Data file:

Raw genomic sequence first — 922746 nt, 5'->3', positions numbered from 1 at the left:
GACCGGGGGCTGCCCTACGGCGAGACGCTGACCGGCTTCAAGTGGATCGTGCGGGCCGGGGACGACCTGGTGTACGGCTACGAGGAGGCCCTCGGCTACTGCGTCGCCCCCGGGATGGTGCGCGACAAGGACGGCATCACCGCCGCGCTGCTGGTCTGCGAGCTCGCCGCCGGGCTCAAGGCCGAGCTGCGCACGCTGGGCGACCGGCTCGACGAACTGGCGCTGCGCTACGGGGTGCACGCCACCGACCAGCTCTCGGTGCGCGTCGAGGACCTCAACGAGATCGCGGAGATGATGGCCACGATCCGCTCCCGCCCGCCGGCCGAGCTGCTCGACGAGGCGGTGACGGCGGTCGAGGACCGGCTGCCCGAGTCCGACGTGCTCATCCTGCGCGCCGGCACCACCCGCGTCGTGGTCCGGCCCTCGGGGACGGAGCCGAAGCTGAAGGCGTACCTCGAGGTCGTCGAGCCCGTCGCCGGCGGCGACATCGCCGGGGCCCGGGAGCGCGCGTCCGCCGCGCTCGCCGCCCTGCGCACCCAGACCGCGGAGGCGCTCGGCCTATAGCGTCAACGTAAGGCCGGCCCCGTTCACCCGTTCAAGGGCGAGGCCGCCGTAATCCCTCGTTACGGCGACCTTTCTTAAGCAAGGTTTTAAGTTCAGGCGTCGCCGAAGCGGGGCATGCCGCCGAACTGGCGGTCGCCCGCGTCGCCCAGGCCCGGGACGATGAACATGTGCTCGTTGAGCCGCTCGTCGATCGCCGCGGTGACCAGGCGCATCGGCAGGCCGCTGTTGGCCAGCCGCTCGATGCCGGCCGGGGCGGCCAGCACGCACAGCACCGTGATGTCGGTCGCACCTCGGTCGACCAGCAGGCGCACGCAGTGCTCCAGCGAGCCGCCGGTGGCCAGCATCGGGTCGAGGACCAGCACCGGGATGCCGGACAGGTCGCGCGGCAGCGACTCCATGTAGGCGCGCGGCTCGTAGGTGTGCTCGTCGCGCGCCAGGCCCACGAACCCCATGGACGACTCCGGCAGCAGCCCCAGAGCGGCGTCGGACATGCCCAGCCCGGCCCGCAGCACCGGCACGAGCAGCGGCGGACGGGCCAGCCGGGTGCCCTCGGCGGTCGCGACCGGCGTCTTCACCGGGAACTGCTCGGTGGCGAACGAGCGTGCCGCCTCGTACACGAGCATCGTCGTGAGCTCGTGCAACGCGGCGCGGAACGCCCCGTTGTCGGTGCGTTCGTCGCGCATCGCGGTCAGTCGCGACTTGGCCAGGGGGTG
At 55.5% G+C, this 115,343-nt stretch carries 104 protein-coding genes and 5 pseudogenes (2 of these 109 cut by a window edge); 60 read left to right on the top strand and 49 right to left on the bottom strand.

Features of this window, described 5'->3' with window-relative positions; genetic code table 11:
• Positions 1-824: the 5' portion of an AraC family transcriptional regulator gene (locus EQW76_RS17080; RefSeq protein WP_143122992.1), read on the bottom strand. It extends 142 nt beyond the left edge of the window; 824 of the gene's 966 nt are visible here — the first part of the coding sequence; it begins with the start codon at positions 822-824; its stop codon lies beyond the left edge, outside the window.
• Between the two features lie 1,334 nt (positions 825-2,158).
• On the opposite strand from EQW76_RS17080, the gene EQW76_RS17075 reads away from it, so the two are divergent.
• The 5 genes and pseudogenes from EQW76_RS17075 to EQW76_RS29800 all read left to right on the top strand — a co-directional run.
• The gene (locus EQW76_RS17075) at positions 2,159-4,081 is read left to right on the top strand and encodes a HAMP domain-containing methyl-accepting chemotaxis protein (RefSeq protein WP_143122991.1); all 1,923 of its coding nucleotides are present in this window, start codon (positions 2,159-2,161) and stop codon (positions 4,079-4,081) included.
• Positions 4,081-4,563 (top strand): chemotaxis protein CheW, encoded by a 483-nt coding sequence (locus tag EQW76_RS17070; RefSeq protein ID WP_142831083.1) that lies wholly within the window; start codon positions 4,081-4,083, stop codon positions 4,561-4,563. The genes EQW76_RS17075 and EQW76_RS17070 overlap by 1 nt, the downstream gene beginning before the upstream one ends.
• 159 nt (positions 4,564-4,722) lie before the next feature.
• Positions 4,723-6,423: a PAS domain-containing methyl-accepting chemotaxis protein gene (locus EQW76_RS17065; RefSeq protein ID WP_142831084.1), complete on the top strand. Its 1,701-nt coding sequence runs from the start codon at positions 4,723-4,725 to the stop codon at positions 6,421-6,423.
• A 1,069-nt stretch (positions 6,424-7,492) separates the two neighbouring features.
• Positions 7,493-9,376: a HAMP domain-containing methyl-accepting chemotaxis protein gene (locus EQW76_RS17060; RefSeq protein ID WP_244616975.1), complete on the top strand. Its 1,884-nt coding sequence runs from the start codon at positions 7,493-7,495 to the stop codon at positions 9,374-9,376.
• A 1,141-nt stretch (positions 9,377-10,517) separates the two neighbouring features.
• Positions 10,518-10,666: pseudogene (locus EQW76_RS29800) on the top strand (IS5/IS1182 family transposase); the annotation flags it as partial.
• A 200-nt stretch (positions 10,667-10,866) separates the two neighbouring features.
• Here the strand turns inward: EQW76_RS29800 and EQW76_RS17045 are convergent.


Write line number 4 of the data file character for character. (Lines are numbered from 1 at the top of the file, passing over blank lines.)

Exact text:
Features of this window, described 5'->3' with window-relative positions; genetic code table 11: